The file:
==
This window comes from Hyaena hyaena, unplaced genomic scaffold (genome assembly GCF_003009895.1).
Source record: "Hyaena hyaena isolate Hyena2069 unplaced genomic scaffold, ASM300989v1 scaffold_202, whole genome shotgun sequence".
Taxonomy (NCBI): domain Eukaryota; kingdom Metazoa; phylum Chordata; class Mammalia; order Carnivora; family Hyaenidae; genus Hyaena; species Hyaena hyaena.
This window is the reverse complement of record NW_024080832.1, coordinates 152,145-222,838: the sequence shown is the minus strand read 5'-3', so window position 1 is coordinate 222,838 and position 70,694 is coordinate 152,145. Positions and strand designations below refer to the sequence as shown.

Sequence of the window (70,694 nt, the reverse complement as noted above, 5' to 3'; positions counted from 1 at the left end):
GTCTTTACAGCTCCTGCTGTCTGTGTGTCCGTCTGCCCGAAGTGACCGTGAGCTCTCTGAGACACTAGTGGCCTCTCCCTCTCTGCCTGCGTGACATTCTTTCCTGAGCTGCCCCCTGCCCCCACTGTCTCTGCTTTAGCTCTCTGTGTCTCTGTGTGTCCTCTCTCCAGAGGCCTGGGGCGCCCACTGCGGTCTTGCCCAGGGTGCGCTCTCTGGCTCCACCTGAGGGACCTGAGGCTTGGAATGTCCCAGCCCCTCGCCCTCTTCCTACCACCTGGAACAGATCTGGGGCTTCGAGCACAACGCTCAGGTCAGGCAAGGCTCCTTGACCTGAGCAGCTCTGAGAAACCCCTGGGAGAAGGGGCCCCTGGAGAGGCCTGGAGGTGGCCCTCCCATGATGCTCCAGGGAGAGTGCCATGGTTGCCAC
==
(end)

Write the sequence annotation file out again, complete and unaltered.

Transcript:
This window comes from Hyaena hyaena, unplaced genomic scaffold (genome assembly GCF_003009895.1).
Source record: "Hyaena hyaena isolate Hyena2069 unplaced genomic scaffold, ASM300989v1 scaffold_202, whole genome shotgun sequence".
Taxonomy (NCBI): domain Eukaryota; kingdom Metazoa; phylum Chordata; class Mammalia; order Carnivora; family Hyaenidae; genus Hyaena; species Hyaena hyaena.
This window is the reverse complement of record NW_024080832.1, coordinates 152,145-222,838: the sequence shown is the minus strand read 5'-3', so window position 1 is coordinate 222,838 and position 70,694 is coordinate 152,145. Positions and strand designations below refer to the sequence as shown.

Sequence of the window (70,694 nt, the reverse complement as noted above, 5' to 3'; positions counted from 1 at the left end):
GTCTTTACAGCTCCTGCTGTCTGTGTGTCCGTCTGCCCGAAGTGACCGTGAGCTCTCTGAGACACTAGTGGCCTCTCCCTCTCTGCCTGCGTGACATTCTTTCCTGAGCTGCCCCCTGCCCCCACTGTCTCTGCTTTAGCTCTCTGTGTCTCTGTGTGTCCTCTCTCCAGAGGCCTGGGGCGCCCACTGCGGTCTTGCCCAGGGTGCGCTCTCTGGCTCCACCTGAGGGACCTGAGGCTTGGAATGTCCCAGCCCCTCGCCCTCTTCCTACCACCTGGAACAGATCTGGGGCTTCGAGCACAACGCTCAGGTCAGGCAAGGCTCCTTGACCTGAGCAGCTCTGAGAAACCCCTGGGAGAAGGGGCCCCTGGAGAGGCCTGGAGGTGGCCCTCCCATGATGCTCCAGGGAGAGTGCCATGGTTGCCAC